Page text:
Constructive dismissal arises where an employee resigns due to an employer’s repudiatory breach of the employment contract. This can amount to a breach of an express term of the contract of employment or a breach of the implied term of ‘trust and confidence’. An employee may terminate their own contract of employment, with or without notice, due to their employer’s conduct.
Employees must have at least two years’ service on the date of termination to bring a general unfair dismissal claim. However, there are a number of unfair dismissal claims where an employee does not need to have any minimum qualifying period of service, such as where the dismissal is deemed automatically unfair. Examples of this include dismissal for health and safety reasons, as a result of whistleblowing, or where there has been discrimination on the grounds of a protected characteristic (see our page on Discrimination ) Please speak to our experts for further details on when these exemptions may apply.
It is not enough for the employee to show that the employer’s conduct has been unreasonable, it must amount to a fundamentally breach of the express or implied terms of the employment contract. This can include:
- Allegations of poor performance which are unfounded
- A unilateral significant reduction of salary, or the threat of a reduction
- Being demoted without good reason
- A complete change to the job role
- Being forced to work in breach of health and safety regulations
- Reporting an employee to a Regulator without foundation, or failing to give an opportunity to respond
- Disciplinary proceedings which are wholly unreasonable
- Harassment or bullying
- Overworking or unaddressed stress due to work
- Failing to make reasonable adjustments if you have a disability
Whilst each of these acts on its own may amount to a fundamental breach, often there is a continuing pattern of behaviour or incidents which, taken as a whole, amounts to a breach of contract. This can give rise to a ‘final straw’ which leads the employee to resign. While this final incident may in itself be insubstantial, it must flow from the previous acts to show a course of conduct indicating the employer no longer intends to be bound by the contract of employment.
An employee must resign in response to a breach, and remaining in employment for a period afterwards could be seen to be an ‘affirmation’ of the breach and an intention to remain bound by the contract. We would advise you take early legal advice prior to resigning your employment in these circumstances.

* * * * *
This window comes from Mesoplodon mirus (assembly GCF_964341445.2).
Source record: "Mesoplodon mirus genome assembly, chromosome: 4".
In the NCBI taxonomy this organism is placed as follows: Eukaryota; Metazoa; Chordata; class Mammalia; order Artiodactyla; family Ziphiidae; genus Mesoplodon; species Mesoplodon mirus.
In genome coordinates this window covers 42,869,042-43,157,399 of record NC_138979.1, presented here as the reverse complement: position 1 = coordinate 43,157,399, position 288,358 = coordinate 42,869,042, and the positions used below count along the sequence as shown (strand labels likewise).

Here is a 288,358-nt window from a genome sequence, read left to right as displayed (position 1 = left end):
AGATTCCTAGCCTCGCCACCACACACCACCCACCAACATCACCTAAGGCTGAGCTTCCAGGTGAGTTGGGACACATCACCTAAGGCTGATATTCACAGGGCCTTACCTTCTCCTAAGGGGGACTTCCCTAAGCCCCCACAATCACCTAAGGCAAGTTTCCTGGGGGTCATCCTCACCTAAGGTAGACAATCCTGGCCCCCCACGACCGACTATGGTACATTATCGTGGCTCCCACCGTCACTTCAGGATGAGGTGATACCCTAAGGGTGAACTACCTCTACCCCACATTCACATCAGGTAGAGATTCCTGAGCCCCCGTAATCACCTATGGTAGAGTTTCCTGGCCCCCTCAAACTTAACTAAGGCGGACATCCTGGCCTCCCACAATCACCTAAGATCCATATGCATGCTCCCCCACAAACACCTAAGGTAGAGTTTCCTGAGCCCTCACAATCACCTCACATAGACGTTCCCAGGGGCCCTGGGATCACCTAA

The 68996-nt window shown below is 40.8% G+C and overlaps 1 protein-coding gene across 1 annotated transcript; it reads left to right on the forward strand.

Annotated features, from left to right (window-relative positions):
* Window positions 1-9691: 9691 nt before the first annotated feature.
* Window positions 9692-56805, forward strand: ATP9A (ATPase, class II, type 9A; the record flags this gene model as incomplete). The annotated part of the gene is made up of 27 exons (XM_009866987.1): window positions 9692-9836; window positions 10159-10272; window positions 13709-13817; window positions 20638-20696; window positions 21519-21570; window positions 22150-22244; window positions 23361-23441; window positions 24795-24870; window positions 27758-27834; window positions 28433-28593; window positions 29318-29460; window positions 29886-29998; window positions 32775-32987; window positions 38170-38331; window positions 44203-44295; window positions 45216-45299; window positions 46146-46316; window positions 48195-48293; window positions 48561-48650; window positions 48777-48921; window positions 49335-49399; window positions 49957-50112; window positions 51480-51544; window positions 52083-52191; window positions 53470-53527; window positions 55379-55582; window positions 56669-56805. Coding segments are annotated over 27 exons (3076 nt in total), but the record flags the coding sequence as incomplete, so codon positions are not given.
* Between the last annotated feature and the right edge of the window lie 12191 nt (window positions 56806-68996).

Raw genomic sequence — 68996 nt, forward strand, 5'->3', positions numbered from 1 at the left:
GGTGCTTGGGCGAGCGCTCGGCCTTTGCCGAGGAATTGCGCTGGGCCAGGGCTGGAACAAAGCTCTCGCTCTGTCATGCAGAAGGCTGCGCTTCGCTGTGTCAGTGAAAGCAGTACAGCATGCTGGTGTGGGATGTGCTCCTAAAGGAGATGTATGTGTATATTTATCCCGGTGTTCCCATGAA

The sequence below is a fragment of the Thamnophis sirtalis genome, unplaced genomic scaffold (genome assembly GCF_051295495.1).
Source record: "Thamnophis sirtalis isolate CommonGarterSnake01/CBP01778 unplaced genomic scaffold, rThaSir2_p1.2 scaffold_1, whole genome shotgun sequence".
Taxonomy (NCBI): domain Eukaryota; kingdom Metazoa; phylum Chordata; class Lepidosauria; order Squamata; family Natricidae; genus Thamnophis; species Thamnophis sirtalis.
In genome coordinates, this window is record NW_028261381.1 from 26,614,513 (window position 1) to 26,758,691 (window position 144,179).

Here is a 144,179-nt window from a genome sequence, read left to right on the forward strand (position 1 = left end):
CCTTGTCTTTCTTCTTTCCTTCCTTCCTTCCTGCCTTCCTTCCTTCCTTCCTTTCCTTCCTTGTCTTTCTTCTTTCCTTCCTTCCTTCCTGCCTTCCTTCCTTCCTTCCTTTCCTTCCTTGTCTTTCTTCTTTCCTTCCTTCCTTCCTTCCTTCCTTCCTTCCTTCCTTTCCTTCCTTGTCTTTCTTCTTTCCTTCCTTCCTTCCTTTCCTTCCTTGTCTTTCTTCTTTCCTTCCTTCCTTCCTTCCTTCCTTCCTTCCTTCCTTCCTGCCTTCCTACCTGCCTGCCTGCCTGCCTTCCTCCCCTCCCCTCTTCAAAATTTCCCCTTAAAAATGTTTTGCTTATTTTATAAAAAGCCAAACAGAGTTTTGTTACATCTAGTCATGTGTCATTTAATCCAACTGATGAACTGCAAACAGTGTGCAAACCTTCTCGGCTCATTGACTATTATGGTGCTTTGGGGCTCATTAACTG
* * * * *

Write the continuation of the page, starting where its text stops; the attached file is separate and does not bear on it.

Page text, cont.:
How an employee can succeed in a constructive dismissal claim:
In constructive dismissal claims the burden of proof falls on the employee, who must show that the employer has fundamentally breached the contract of employment and entitled the employee to resign. This differs to unfair dismissal claims where the employer needs to prove that there has been a fair dismissal.
How an employer can defend a constructive dismissal claim:
An employer must provide clear factual evidence that alleged behaviour was not in breach of contract, did not amount to a reason sufficient to entitle the employee to resign or that the employee affirmed the breach.
Claims vs Grievances:
It is recommended, and expected under the ACAS code of practice, that employees lodge a formal grievance against employers in constructive dismissal claims before taking steps to resign. The reason for this is that it gives the employer an opportunity to resolve the dispute. The failure to lodge a grievance before resigning also means an employment tribunal can reduce any compensation awarded by up to 25%. This is of course complicated by the requirement to resign in response to the breach. We would advise early advice is taken if a potential situation of constructive dismissal arises.
How much can be claimed
If successful in a claim for unfair dismissal an employee can claim a basic award which is calculated in a similar way to a statutory redundancy payment, based on a formula that takes account of age, length of service and the amount of a week’s pay (subject to a statutory cap). A compensatory award can also be claimed based upon financial losses cause by the unfair dismissal. The maximum compensatory award is the lower of 52 weeks’ pay or £89,493 . This will rise to £93,878 3 on 6 April 2022. It is also possible for an employee to seek reinstatement or re-engagement, instead of monetary compensation.
General time limit:
Time limits in the Employment Tribunal are very strict. You have 3 months less one day from the date of termination of employment in which to bring a claim. All time limits are subject to the rules on the automatic extension of time for ACAS early conciliation. Speak to our experts if you have concerns regarding time limits.
Constructive dismissal complaints are complex and early advice should be sought, prior to resigning. Our Head of Employment Law, Colin Davidson, has extensive experience in constructive dismissal claims, including securing positive judgment of constructive dismissal for a senior technician and negotiating a favourable settlement prior to remedy hearing.